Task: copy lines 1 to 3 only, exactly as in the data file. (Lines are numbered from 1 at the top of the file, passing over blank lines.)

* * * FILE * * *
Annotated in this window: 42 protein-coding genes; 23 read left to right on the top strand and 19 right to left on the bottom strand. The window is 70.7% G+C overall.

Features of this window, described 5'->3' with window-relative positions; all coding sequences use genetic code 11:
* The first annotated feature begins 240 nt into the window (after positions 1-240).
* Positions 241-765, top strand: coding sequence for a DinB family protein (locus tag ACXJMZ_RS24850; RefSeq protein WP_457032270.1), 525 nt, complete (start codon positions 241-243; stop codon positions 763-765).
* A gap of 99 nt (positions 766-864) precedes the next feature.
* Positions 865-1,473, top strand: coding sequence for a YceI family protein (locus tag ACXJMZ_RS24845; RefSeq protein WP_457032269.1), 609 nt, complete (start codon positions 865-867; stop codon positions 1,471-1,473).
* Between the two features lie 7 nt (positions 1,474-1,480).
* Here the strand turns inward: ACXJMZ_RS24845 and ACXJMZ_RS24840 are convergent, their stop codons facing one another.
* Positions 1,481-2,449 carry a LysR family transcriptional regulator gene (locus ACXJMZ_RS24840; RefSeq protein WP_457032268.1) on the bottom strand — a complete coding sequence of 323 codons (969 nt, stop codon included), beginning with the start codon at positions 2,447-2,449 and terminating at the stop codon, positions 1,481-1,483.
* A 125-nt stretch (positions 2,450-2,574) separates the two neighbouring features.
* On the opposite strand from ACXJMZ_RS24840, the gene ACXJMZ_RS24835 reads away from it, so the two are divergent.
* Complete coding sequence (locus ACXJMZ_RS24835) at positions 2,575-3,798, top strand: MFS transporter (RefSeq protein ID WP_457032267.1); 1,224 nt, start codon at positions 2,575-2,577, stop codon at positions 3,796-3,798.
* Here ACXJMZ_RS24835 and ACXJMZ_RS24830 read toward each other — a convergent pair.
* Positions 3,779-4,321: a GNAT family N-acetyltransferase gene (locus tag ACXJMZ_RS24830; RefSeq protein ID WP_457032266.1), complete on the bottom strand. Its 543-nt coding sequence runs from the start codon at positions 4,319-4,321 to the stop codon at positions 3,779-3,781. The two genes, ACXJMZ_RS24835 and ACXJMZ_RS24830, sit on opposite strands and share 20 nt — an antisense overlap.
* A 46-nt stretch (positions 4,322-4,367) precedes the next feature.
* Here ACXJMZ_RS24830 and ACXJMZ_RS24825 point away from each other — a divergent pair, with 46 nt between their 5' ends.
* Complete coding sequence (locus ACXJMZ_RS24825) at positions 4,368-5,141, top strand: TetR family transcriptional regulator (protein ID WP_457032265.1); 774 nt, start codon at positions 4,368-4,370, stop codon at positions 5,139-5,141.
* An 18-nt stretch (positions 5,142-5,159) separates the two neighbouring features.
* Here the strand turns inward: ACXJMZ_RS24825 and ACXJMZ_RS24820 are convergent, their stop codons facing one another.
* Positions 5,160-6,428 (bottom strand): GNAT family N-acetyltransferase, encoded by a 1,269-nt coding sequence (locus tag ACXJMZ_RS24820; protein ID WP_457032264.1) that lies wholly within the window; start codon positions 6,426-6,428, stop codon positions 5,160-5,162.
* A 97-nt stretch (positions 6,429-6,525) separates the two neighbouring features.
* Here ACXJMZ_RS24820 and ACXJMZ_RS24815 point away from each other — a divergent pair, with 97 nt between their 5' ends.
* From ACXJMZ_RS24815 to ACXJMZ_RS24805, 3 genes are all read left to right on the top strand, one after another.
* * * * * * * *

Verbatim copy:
Annotated in this window: 42 protein-coding genes; 23 read left to right on the top strand and 19 right to left on the bottom strand. The window is 70.7% G+C overall.

Features of this window, described 5'->3' with window-relative positions; all coding sequences use genetic code 11:
* The first annotated feature begins 240 nt into the window (after positions 1-240).